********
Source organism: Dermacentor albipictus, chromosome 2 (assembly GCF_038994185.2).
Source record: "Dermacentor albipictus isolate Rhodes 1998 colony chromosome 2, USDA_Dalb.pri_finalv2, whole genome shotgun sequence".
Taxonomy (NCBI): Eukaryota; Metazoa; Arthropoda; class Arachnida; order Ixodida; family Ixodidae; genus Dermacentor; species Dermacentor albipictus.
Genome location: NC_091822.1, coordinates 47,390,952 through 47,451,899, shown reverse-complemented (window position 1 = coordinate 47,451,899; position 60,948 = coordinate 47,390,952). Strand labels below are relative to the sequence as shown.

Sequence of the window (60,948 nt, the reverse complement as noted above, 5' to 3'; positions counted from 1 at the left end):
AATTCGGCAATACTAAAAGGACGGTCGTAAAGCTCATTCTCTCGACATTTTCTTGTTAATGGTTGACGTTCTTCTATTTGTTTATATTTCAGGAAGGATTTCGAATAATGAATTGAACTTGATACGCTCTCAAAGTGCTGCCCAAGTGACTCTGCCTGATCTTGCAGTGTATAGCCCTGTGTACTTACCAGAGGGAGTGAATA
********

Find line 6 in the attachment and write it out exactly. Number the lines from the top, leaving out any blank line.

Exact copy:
AATTCGGCAATACTAAAAGGACGGTCGTAAAGCTCATTCTCTCGACATTTTCTTGTTAATGGTTGACGTTCTTCTATTTGTTTATATTTCAGGAAGGATTTCGAATAATGAATTGAACTTGATACGCTCTCAAAGTGCTGCCCAAGTGACTCTGCCTGATCTTGCAGTGTATAGCCCTGTGTACTTACCAGAGGGAGTGAATA